Ordinary Theology Ordinary Theology
Looking, Listening and Learning in Theology

Jeff Astley
ISBN 0754605841
Ashgate, 2002

Category: Doctrine and Theology

I found myself drawn to this book from the blurb in the publisher's catalogue:

"Ordinary Theology" is Jeff Astley's phrase for the theology and theologizing of Christians who have received little or no theological education of a scholarly, academic or systematic kind. Astley argues that an in-depth study of ordinary theology, which should involve both empirical research and theological reflection, can help recover theology as a fundamental dimension of every Christian's vocation.

Astley sets forward such a simple concept; it's one of those things that seems so obvious once you've heard it that you wonder that you never thought of it before.

The concept is to ask about the way people pick up their theology when they haven't had any formal theological training. The answer to the question 'where do they get their ideas from?' is pretty easy, but to think about the way that people sift through the range of concepts and interpretations that come at them (mainly in a very unsystematic fashion) is quite a different matter. Now, the fact that most church-attending, untrained Christians are probably heretics—if we get them to actually try and explain things such as Christ's dual nature or the Trinity—is more than familiar enough to me. Astley heads in a different direction though, and asks us to think about the way people actually learn anything, and therefore how they end up picking up their theology.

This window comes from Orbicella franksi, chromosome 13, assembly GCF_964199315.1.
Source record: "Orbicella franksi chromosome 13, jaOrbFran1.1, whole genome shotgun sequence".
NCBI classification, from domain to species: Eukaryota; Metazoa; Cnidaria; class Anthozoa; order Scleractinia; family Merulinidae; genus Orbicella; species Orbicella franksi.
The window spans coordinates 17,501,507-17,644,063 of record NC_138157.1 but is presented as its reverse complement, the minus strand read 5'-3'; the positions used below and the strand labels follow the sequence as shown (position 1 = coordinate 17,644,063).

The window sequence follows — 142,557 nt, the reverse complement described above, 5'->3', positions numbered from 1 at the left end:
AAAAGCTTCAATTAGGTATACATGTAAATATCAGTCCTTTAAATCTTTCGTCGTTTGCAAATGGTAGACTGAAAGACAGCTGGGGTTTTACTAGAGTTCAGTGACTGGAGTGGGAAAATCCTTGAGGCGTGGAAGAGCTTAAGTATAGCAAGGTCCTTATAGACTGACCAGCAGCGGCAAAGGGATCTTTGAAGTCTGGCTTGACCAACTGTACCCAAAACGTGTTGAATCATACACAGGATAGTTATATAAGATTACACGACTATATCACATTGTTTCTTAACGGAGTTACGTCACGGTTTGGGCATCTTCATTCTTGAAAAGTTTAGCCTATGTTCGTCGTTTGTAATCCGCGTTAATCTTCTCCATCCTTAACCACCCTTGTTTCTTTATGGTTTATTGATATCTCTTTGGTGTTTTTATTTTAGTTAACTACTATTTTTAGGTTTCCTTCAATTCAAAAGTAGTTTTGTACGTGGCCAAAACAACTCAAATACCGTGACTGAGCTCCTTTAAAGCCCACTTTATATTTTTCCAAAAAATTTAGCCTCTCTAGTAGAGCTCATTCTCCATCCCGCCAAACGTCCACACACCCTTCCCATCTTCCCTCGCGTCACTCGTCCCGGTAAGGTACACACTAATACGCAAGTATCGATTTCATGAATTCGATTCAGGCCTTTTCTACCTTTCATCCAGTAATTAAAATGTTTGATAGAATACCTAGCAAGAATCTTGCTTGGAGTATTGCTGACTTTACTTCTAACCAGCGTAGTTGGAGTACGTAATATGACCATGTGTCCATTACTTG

At the same time, Astley wants trained Christians to value the theology of the untrained. That's quite different from agreeing with it, but unless people feel treated with respect they will be less willing to open up about their own ideas, and equally less willing to accept the alternative proposals. So he's calling theologians to consider this approach alongside others.

Ironically enough, this is not a book for untrained Christians! This is technically argued throughout, and thoroughly investigated. In keeping with his own speciality, the focus is kept solidly on how people learn, not on what they learn.

Being relatively new to the subject I have not found it an easy read, but I think that's down to unfamiliarity with the subject rather than any suggestion that Astley's writing style is difficult to follow. It is a subject that I want to know much more about, since effective communication demands an awareness of where the audience is already at. I suspect I need to do more background reading before I'll benefit fully from this.


John Wilks, November 2003

Dr John G F Wilks is the Director of Open Learning at London School of Theology and is a regular contributor to the Book Comments pages of the School's monthly webzine, Eis.

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